Professor Jutta Jokiranta: What do the Dead Sea Scrolls reveal?

The 2000-year-old Qumran texts provide a window onto Judaism in the beginning of the Common Era and the birth of Christianity. Even after seven decades of research, they continue providing new information to researchers.

The Dead Sea Scrolls, also known as the Qumran Scrolls among scholars, were one of the most significant archaeological finds of the last century.

More than 900 text fragments were discovered in caves located close to the Dead Sea in Israel, dating back to approximately from 200 BCE to 70 CE.

Writings originating in a religious community, which scholars call the Qumran movement, include some of the earliest known versions of Old Testament scripture and the community’s internal rules.

For a long time, investigating the texts was a slow process. The work was appointed to a small group of researchers that was slow to publish anything.

When the material was made available to other scholars in the 1990s, everything changed. Among those first to gain access to the texts was Raija Sollamo, professor of biblical languages at the University of Helsinki. One of the students accompanying her was Jutta Jokiranta.

Now, a quarter of a century later, Jokiranta is the new professor of Hebrew Bible and cognate studies, as well as one of the leading experts of the Qumran texts.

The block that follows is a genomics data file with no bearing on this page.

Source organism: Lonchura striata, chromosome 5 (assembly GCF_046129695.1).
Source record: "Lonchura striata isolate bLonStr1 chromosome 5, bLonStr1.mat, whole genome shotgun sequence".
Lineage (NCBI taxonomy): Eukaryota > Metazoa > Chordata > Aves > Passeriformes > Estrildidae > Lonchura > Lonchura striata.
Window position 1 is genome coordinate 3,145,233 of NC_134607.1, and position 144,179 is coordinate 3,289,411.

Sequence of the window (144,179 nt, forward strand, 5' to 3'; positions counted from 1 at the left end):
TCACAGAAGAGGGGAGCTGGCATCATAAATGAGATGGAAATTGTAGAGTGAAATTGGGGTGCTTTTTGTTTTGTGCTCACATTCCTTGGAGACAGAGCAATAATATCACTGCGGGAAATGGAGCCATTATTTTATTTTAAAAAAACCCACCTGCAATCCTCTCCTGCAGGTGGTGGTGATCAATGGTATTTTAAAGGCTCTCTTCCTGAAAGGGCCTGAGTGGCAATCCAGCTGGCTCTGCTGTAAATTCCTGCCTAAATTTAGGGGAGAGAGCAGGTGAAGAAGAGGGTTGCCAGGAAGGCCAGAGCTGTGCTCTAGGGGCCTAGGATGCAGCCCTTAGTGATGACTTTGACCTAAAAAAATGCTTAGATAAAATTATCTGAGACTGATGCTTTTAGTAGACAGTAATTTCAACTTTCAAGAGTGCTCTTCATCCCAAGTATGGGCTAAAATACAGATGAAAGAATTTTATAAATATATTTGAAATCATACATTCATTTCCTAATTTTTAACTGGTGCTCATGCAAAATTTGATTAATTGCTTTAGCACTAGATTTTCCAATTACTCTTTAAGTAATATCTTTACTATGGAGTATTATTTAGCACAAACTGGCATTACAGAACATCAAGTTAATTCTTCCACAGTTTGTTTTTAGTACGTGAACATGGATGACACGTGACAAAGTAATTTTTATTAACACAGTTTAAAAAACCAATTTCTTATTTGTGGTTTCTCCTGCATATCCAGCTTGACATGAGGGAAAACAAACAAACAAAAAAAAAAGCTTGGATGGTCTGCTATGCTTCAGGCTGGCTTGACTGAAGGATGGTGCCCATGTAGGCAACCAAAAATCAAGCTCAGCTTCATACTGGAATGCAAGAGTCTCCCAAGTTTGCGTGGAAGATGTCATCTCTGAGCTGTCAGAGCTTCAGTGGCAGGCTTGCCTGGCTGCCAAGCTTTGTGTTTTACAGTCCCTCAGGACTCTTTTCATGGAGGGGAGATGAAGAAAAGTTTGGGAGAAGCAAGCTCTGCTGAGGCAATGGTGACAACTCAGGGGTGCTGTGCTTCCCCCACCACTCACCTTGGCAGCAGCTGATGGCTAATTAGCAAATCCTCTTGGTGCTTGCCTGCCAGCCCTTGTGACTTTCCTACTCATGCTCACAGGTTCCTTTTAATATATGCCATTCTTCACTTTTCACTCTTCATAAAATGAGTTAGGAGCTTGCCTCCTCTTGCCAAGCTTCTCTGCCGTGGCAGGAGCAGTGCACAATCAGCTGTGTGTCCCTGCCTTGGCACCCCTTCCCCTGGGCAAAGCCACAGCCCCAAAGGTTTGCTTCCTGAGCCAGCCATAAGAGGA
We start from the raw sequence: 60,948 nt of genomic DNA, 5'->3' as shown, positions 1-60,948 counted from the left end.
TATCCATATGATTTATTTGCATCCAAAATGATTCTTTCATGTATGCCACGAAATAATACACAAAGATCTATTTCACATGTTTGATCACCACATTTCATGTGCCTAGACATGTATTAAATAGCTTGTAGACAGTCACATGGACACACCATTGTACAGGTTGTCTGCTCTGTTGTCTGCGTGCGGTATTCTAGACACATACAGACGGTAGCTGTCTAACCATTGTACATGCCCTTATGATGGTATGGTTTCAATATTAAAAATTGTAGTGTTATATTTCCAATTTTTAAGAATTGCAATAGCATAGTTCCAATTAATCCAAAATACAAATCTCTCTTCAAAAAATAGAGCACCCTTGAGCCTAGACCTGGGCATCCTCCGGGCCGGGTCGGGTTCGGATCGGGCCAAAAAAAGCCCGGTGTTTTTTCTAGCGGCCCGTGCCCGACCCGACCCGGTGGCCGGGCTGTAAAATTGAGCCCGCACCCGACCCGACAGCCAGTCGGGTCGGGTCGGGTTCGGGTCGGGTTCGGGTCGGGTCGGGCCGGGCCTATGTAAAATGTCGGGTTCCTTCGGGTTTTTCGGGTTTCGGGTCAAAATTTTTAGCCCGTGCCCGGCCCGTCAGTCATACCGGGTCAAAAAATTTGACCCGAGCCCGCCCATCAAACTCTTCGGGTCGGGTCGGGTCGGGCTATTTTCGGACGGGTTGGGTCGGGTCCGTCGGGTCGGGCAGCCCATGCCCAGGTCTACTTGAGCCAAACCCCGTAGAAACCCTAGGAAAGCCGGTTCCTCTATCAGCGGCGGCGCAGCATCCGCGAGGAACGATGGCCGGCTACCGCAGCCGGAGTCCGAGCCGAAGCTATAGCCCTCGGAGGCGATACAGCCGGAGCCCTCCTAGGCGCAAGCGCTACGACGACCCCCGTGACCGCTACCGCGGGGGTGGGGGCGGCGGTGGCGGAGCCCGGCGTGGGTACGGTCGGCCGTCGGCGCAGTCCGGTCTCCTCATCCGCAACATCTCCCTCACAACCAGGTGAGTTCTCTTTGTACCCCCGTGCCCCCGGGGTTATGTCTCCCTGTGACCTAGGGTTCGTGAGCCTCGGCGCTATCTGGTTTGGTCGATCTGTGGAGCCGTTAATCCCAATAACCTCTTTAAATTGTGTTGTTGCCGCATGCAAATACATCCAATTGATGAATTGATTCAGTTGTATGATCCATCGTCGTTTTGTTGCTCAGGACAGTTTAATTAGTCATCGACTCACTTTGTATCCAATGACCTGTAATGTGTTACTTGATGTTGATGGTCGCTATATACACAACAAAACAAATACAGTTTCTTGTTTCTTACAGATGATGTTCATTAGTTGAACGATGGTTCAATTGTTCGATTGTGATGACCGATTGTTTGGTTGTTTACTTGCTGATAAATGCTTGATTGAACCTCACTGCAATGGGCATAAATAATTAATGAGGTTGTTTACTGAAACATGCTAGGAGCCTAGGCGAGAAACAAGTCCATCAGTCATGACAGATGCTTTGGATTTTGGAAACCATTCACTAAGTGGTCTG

“I am particularly interested in the nature of the movement that originally produced the texts”, says Jokiranta.

“It was a community that adhered to rigid rules, requiring a certain amount of effort to gain membership. The community shared its resources and teachings, convening to study scripture and pray.”

Some of the rules were very detailed. For example, falling asleep in a meeting could result in a punishment most likely involving the reduction of meal size. Similar fines were also employed by Greco-Roman communities.

According to Jokiranta’s interpretation, the Qumran movement was not the smallest of sects. However, arriving at such a determination requires immersing oneself in the texts, interpreting the identity of the authors.

“I am also interested in the cognitive study of religion, which posits important questions on, for example, the role of rituals in learning and transmitting religious traditions.

“People will not learn or become motivated to educate posterity by reading or listening, but by acting. Emotions are an important part of religion.”

But, why are scholars still interested in texts from more than two thousand years ago?

The Qumran Scrolls provide the best available window onto Judaism at the beginning of the Common Era. In other words, it was a community where the New Testament was written and within which early Christianity was also born. These scrolls are also important for interpreting the Bible.

In addition, Jokiranta believes there may yet be more texts to discover.

“The conditions for the preservation of scrolls are ideal in the dry climate. I believe more discoveries will be made.”

Jutta Jokiranta

Professor of Hebrew Bible and cognate studies

Born in Salla in 1971

Defended her doctoral dissertation on the rule and commentary texts in the Qumran Scrolls at the University of Helsinki in 2005

Research fellow at the Helsinki Collegium for Advanced Studies, 2007–2010        

University lecturer in Old Testament studies, 2009–2014

Academy of Finland research fellow, 2014–2018

Team leader in the Academy of Finland Centre of Excellence Changes in Sacred Texts and Traditions 2014–2019

President of the International Organization for Qumran Studies

Inaugural Lecture on 5th December 2018